"When people are born, they act like they are the center of the universe."
He goes on to explain that this is how switches are when first brought online in a network, but still. I just thought that was too funny.
The other sources I utilize are as follows;
- CBT Nuggets CCNA package for general overview and concepts, that is well communicated
- Todd Lammle's CCNA Study Guide for easy reading
- The TCP/IP Guide which is just a good suppliment and read all around (but no necessarily for the CCNA candidate)
- Howtonetwork.net & Chris Bryant's Ultimate Study package mentioned above which are brief overviews with a "need to know for the exam" structure
- Odom's CCNA Official Exam Certification Library which has more detail than all the others, but is a very dry read. It can however fill in any blanks that I come across
There are really 3 sides to learning these CCNA topics and it seems no source covers them all. The 3 aspects are:
Protocol Concepts - For example how OSPF works, who becomes the DR and BDR, what the point of the protocol is and what problem it solves, etc.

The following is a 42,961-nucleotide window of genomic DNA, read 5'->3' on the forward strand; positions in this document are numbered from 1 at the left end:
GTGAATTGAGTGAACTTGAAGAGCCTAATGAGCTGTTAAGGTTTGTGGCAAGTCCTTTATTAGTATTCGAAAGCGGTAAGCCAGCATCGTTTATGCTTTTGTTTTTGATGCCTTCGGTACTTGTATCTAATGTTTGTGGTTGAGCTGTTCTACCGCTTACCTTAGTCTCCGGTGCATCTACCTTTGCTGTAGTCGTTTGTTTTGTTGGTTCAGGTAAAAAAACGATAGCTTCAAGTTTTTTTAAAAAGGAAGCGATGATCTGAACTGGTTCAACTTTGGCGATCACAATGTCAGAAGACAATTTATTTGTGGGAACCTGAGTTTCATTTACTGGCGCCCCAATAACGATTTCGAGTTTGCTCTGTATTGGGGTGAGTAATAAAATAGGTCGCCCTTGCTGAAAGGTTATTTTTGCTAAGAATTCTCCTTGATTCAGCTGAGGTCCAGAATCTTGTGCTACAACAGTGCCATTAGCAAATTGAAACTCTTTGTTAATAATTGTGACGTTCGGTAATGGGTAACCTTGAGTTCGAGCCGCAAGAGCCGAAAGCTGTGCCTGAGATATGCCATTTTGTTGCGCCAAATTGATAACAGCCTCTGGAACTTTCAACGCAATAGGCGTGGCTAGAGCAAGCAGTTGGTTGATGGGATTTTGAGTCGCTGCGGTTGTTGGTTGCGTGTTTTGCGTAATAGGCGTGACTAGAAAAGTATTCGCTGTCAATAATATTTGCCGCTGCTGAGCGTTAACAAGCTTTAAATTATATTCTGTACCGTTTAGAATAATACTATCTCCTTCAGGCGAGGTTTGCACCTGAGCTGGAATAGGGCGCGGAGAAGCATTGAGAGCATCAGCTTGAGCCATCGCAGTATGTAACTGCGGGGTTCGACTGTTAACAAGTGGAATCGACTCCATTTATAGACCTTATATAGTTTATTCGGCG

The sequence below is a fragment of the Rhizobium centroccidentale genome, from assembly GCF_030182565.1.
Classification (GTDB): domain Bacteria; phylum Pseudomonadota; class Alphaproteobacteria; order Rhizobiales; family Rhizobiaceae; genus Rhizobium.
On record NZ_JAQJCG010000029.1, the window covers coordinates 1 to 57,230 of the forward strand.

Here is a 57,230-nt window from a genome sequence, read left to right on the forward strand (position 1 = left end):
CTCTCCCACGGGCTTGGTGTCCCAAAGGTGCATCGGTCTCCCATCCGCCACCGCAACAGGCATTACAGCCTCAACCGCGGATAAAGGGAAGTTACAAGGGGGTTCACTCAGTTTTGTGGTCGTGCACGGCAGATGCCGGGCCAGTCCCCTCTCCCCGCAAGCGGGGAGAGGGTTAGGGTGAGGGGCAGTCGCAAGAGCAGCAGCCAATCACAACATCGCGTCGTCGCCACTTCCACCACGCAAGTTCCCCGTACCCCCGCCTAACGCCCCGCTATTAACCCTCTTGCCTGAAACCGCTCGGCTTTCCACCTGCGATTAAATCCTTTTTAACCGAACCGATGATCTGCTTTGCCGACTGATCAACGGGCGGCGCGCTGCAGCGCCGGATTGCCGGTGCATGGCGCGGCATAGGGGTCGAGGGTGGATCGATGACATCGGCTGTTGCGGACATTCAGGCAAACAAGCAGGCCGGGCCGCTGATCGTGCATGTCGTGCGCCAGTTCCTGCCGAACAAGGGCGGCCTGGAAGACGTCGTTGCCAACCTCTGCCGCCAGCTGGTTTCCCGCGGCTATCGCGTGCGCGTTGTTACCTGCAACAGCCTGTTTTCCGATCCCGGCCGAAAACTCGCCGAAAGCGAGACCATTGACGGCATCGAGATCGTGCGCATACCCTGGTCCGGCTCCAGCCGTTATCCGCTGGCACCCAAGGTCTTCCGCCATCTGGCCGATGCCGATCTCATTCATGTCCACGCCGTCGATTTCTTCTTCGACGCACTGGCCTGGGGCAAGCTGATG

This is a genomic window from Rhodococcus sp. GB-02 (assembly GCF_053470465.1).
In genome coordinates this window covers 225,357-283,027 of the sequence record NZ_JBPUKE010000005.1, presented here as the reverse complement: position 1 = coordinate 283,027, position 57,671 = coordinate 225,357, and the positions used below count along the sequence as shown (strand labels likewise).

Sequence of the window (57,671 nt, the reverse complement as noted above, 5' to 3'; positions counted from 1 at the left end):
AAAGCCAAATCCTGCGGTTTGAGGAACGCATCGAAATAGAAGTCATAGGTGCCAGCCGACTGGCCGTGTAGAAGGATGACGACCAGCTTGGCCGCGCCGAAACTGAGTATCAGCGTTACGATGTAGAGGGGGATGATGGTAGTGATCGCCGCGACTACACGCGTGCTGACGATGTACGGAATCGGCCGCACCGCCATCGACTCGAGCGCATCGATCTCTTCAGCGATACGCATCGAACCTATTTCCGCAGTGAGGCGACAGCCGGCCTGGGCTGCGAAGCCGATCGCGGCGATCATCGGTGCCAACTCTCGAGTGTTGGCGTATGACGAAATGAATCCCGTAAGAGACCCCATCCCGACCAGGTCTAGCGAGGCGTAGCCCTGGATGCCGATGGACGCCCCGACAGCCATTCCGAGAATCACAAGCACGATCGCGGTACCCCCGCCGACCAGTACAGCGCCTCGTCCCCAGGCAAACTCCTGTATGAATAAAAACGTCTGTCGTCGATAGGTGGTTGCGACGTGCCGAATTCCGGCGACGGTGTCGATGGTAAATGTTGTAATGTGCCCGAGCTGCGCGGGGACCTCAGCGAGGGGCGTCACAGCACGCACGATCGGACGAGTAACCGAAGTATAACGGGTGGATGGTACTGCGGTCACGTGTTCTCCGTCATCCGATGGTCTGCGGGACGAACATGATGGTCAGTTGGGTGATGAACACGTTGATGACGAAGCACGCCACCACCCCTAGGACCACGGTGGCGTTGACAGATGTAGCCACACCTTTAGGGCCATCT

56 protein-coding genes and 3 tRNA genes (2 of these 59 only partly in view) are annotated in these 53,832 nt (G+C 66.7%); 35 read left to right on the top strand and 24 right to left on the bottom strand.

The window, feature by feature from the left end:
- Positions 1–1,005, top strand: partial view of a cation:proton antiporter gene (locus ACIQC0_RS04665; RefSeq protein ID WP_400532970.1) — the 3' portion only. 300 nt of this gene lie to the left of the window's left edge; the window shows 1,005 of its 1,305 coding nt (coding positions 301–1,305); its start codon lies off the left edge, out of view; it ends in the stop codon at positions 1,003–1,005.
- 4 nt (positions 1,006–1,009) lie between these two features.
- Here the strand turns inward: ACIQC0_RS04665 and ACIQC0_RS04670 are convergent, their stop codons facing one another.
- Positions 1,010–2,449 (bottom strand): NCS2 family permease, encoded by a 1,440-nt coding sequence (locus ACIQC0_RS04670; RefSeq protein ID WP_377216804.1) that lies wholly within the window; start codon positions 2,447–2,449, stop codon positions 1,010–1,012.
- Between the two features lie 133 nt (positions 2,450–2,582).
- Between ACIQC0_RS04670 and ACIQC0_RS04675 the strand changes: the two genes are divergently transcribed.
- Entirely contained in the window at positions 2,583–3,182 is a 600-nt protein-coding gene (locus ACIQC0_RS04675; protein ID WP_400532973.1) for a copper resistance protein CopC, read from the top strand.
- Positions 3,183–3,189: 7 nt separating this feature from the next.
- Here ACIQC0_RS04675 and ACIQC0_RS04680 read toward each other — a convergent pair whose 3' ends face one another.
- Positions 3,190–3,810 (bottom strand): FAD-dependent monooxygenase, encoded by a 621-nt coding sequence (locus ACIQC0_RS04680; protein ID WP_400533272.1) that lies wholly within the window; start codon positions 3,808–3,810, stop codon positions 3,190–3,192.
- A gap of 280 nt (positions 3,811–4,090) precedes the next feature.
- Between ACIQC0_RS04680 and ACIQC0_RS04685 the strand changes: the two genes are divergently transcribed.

Protocol Details - Examples include what the costs are for bandwidth in OSPF and EIGRP, what the bridge priority is in STP, converting binary to decimal to hexadecimal, etc.
Protocol Commands - Some examples include the show commands, debug commands, DCHP pool commands, etc.
Each of the present sources I sighted above have 1 or 2 aspects of the above mentioned aspects, but I really dont think one source covers it all or if it does cover it all, it doesn't do a great job of it. Odom's book being the closest. I've been over the Cisco Network Academy textbooks as well. Their labs are fantastic, but the text try far to hard to come across as an easy read, but I think many concepts get lost and the reader walks away feeling that the details were missed. All in all, I think the CCNA candidte is hard pressed to use more than one source.
Wow. All this from Chris Bryant's humor.